- Posted by Laura
- On 5th April 2018
- 0 Comments
Sports massage manipulates your body’s built-in growth and repair processes.
A healthy body can keep up with the day-to-day tissue damage, but when you’re training – especially if you’re running – sports massage can give your body the boost it needs to keep up with its challenges.
A regular massage will help you recover faster, keep injuries at bay and train more frequently. It can be the difference between achieving your running goals or limping home.
How does sports massage help me recover from running?
- It improves circulation
When tissue repairs from the microtraumas sustained during running, there is a constant process of waste removal and growth/repair taking place within the circulatory system.
Metabolic waste products such as water, carbon dioxide, lactic acid and urea are cleared away at the same time that fresh blood containing red and white blood cells, oxygen, amino acids (protein) and glycogen (carbohydrate energy) flow in to rebuild and replenish the muscles.
This activity is what causes the inflammation, swelling and soreness experienced during DOMS, or delayed onset muscle soreness, which peaks between 24-48 hours after exercise.
By accelerating the circulation in the affected tissue, we can speed up this process, delivering more of what your body needs to heal and flushing out the waste. The techniques I use to improve circulation are known as effleurage strokes, which are relaxing, rhythmic strokes that stimulate blood flow.
- It restores movement
Keeping your body moving is key to preventing stiffness and tightness in your muscles, but it can be hard to move if your legs are feeling painful and inflamed.
By combining petrissage, which is a firm kneading of the muscles, with gradual lengthening, I can relax tight muscles and restore them to their full range of motion. This will speed up recovery from post-training stiffness and leave you feeling loose and light again.
In really knotted up, painful muscle I use NMT – or neuromuscular techniques – where I press on or around the affected muscle for about 30 seconds until the neural signal is cut off and the muscle relaxes. This immediately releases the tension and allows me to lengthen the muscle back out and gradually restore its full range.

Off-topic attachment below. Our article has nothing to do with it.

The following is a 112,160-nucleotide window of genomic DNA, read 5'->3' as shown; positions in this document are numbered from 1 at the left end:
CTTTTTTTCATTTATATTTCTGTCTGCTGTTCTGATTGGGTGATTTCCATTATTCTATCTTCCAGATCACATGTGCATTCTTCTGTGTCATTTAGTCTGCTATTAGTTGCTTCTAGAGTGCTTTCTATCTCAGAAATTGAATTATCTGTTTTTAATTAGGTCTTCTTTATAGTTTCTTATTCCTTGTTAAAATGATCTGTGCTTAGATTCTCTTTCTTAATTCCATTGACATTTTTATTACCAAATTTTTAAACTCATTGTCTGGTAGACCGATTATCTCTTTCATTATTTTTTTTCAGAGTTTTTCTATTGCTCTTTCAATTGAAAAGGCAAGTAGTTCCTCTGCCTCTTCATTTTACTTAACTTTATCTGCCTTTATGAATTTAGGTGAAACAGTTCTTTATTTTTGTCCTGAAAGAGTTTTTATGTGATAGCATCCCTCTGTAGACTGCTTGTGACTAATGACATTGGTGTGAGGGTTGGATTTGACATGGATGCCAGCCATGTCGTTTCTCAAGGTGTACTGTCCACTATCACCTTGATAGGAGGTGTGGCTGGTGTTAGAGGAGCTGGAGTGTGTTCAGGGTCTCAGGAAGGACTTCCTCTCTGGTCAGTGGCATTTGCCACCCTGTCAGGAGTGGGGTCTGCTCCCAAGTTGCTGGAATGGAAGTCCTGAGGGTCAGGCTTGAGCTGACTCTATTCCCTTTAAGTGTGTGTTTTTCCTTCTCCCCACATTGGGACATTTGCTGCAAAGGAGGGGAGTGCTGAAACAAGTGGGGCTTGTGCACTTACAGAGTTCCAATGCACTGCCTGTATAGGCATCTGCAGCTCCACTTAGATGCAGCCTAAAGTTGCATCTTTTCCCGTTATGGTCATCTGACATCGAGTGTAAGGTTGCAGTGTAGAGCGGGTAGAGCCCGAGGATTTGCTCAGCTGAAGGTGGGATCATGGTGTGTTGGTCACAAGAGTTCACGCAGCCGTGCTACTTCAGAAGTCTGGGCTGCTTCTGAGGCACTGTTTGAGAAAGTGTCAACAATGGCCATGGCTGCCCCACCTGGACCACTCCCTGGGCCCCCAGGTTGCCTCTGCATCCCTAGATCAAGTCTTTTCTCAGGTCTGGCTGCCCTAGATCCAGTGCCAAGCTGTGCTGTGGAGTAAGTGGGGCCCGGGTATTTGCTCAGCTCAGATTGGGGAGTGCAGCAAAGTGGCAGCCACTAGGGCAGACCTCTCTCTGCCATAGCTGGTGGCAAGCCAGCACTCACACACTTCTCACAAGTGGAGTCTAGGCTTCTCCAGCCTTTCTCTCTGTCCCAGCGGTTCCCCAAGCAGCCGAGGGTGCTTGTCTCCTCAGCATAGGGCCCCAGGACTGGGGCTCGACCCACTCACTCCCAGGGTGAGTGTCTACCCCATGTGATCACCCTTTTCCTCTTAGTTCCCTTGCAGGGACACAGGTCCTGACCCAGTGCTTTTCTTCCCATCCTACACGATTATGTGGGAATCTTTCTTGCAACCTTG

- It breaks down scar tissue and adhesion
If tissue is damaged, whether from acute injury or gradual overloading (which I covered in my last blog), it can develop scar tissue or adhesion where the muscle fibres haven’t knitted back together correctly.
This is where the deep tissue work comes in. Two common techniques are deep stroking, which are deep strokes on a small surface area with high pressure from my fingers and thumbs, and friction strokes, which are high pressure, back-and-forth strokes applied directly to a problem area.
Does sports massage hurt?
If I’m going to get deep into your muscles to do my work, then sometimes that’s going to result in pain, especially if I’m delivering deep strokes or friction strokes to some really stiff and hard muscle.
But the amount of pressure I apply is always adapted to your comfort level and your body. There’s no one-size-fits-all massage that will do the job correctly.
If you’re uncomfortable and tense, that’s going to get in the way of me being able to work on problem areas. Before I get into any of the potentially painful parts of a massage I’ll make sure you’re relaxed, breathing right and I’ll talk through everything I do to make sure you’re comfortable.
A massage therapist who goes in like a bull in a china shop and causes their client to tense up is going to do more harm than good, and this is where the horror stories of deep tissue massages come from.
So don’t be scared: if you want to speed up your recovery and improve your running performance, give the clinic a call on
020 7497 8974 or email firstname.lastname@example.org to book your sports massage.
Mark Edmonds – LSSM SPORTS MASSAGE THERAPIST